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Microsoft CEO Ballmer to retire within 12 months

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Steve Ballmer (Credit: Reuters/Robert Galbraith)

By Bill Rigby and Sinead Carew, Reuters

SEATTLE/NEW YORK (Reuters) - Microsoft Corp Chief Executive Steve Ballmer unexpectedly announced his retirement on Friday, ending a controversial 13-year reign at the head of the world's largest software company and sending the company's shares up nearly 6 percent.

Ballmer, 57, took over from co-founder Bill Gates in January 2000, but his leadership was questioned throughout his tenure by Wall Street and Silicon Valley, as Microsoft's stock price floundered and the company that drove the personal computer revolution was overtaken by Apple Inc and Google Inc in the shift toward mobile computing.

Ballmer's planned exit comes shortly after activist investing fund ValueAct Capital Management LP took a small stake in the company, and started agitating for a change in strategy and a clear CEO succession plan.

There are no obvious candidates to succeed Ballmer at the company that has only had two CEOs in its 38-year history. Many promising executives have left or were pushed out by Ballmer.

Ballmer is to retire within the next 12 months, once a special committee has selected a new CEO.

Although he has faced criticism for some time, his decision to retire surprised analysts.

"Yes, this was a surprise, especially considering how close it is to the recently announced strategic overhaul towards devices and services," said Sid Parakh, an analyst at McAdams Wright Ragen.

Only last month Ballmer launched a massive reorganization to reshape Microsoft into a company focused on devices and services, essentially mimicking Apple. Most industry watchers felt it was too little, too late in the effort to restore Microsoft as a technology leader.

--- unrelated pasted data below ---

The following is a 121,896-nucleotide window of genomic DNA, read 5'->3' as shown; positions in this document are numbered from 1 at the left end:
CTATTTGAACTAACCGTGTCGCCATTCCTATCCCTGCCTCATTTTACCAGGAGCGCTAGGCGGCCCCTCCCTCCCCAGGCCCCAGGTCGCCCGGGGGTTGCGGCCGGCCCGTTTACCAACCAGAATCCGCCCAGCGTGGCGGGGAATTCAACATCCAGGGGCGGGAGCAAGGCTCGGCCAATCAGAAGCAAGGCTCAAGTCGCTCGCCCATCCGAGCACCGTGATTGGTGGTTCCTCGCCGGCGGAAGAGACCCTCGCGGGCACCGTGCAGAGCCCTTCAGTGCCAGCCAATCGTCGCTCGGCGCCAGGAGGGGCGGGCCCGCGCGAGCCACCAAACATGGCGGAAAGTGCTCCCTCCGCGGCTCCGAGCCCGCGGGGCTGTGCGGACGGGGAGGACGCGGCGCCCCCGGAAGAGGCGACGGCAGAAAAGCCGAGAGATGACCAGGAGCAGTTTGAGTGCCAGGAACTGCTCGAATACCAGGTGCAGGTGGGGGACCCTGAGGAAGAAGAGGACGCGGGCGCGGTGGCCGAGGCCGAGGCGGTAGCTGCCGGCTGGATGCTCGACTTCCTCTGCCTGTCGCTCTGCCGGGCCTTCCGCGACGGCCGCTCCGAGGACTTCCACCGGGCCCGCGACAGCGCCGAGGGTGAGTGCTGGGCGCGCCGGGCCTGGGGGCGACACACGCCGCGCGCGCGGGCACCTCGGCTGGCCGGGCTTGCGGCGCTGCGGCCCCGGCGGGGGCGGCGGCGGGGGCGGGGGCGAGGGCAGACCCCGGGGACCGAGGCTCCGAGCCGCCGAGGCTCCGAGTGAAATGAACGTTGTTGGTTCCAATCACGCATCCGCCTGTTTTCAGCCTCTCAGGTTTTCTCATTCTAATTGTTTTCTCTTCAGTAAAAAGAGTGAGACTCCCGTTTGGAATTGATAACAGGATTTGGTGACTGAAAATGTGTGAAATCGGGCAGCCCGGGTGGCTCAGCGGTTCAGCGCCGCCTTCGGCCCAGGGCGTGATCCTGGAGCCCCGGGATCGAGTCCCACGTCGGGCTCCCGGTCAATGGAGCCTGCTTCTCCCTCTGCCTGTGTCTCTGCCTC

"Since he took over in 2000, it is fair to say he missed a number of transitions: mobile, tablets, cloud," said Zeus Kerravala, an analyst at ZK Research. "Microsoft continues to live off traditional PC computing. Ballmer's strength is traditional PC computing. He was a great guy for his era but times have changed and a new leadership is needed. It's hard to say his tenure has been a success."

Ballmer has tripled Microsoft's revenues and more than doubled its already-large profits since he became CEO, but its share price has essentially stayed flat over the last decade, and never came close to the split-adjusted high of $59.97 (£38.50) it reached in late 1999, before the tech stock bubble burst.

Microsoft shares rose 5.7 percent to $34.26 on Nasdaq on Friday.

SURPRISE TIMING

Ballmer himself acknowledged his decision was abrupt.

"There is never a perfect time for this type of transition, but now is the right time," he wrote in a memo to employees. "This is an emotional and difficult thing for me to do. I take this step in the best interests of the company I love."

Ballmer said in a statement he had originally considered retiring in the middle of the reorganization, but eventually decided "we need a CEO who will be here longer term for this new direction."

The committee to select a new CEO is to be chaired by John Thompson, the board's lead independent director, and includes Microsoft co-founder and Chairman Bill Gates, as well as other board members Chuck Noski and Steve Luczo.

It will consider both external and internal candidates and work with executive recruiting firm Heidrick & Struggles International Inc, according to Microsoft.

(Editing by Jeffrey Benkoe and Lisa Von Ahn)

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